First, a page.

Driving barefoot is legal in
North Dakota. However, if an officer finds that it’s affecting your ability to drive, you can be cited for distracted driving.
It’s a classic scenario—you’re running late to drop off or pick up and realize mid-buckle that you forgot to put your shoes on. Perhaps you begrudgingly run back for some proper footwear, or perhaps you shrug your shoulders and speed off wondering—is this even legal?
Contrary to what most would assume, driving barefoot is actually legal in every single state, including the District of Columbia. But there are limits. Some states, like North Dakota, highly recommend wearing shoes while driving and may cite you if driving without them threatens anyone’s safety on the road.
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Is it illegal to drive barefoot in North Dakota?
Nope. Driving barefoot in North Dakota is completely legal. In fact, there’s never been any legislation saying that it isn’t.
Speculation over the existence of barefoot driving laws actually pushed a man named Jason Heimbaugh to debunk the myth in 1994. After writing to each DMV in every state, including D.C., to ask whether it was legal to drive barefoot in each jurisdiction, he received one resounding answer—yes.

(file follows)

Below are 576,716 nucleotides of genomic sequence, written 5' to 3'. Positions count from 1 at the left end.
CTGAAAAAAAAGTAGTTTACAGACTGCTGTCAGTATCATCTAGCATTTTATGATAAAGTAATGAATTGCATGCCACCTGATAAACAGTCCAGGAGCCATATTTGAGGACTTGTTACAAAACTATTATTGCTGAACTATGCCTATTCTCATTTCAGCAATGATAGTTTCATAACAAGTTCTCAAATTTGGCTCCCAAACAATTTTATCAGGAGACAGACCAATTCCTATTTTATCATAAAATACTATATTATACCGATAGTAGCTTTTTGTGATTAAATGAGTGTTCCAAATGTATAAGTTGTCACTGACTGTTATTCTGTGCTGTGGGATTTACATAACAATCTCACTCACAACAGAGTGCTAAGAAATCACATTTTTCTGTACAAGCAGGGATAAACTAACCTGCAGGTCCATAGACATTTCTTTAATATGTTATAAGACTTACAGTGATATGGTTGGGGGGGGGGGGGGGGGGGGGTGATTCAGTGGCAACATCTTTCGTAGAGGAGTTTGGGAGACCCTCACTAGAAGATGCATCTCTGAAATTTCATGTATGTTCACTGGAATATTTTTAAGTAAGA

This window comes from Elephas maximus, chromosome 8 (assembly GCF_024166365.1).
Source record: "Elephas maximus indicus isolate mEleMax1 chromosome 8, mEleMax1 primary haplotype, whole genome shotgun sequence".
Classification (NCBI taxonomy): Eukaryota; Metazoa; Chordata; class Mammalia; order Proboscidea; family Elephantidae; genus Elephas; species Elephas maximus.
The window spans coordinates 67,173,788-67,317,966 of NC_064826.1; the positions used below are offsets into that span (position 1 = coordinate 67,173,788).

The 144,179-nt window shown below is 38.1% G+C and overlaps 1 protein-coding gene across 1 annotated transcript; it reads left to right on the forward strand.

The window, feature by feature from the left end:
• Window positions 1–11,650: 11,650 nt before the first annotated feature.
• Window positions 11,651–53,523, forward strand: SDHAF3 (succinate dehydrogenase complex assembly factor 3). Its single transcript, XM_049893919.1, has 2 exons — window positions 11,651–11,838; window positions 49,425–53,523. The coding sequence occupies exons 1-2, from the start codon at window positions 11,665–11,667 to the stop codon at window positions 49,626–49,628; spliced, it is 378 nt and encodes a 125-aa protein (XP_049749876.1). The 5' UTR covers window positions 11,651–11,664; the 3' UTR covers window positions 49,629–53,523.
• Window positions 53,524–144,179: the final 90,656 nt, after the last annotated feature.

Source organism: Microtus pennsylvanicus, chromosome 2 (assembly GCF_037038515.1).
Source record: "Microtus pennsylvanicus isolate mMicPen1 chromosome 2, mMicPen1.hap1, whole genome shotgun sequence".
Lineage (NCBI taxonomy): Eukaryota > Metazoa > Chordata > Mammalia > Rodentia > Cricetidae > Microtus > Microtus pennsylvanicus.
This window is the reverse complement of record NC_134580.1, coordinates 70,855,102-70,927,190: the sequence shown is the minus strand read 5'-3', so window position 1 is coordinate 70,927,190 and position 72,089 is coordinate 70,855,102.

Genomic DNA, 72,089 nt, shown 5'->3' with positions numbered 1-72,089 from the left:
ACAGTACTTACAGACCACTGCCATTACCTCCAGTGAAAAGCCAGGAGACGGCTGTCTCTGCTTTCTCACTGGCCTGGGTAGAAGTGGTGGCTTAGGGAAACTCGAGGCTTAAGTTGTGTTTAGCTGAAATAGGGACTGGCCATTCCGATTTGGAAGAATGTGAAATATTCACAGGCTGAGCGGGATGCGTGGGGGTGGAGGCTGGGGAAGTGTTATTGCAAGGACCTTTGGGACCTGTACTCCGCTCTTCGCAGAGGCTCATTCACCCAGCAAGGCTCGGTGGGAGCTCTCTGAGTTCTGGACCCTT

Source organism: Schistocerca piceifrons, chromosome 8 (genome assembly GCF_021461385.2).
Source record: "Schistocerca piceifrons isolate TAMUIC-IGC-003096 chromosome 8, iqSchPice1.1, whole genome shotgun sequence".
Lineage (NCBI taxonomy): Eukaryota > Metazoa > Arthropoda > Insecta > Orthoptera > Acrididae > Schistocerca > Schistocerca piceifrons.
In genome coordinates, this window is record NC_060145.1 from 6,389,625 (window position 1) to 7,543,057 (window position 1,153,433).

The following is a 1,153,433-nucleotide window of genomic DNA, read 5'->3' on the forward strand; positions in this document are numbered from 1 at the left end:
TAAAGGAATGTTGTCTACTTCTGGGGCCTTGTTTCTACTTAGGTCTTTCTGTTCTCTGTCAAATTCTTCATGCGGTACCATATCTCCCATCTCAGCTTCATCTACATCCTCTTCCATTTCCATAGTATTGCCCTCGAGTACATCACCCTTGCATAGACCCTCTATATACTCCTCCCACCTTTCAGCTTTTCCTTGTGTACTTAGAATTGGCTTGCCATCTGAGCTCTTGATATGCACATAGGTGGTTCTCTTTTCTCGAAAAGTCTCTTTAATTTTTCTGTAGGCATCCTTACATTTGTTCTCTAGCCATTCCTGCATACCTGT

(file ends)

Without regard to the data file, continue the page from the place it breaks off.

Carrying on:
The answer hasn’t changed today. It is still legal to drive barefoot in every state. North Dakota’s no exception. But this doesn’t mean you won’t face any repercussions if you do—North Dakota’s law enforcement can and will cite you with distracted driving if barefoot driving impairs your ability to operate a vehicle.
Is it safe to drive barefoot?
This might be the better question. While barefoot driving is legal in every state, it’s widely condemned because doing so is unsafe.
- Without shoes, you have less traction to control the pedal
- Your braking force is reduced
- The odd sensation may be a distraction for many drivers
- Your feet are at much greater risk of injury in the event of an accident
As a whole, barefoot driving tends to decrease a driver’s control over the vehicle.
However, it may actually be safer to drive barefoot than to drive in impractical shoes like high heels or flip flops. So if you’re at the beach enjoying the beautiful North Dakota summer, you may be better off kicking those flip flips off for the drive home.
The bottom line: it’s not illegal to drive barefoot, but wearing a closed-toe shoe with good traction is the safest way to control your vehicle. That said, you may actually be safer driving without shoes than with an impractical shoe like flip flops or heels.
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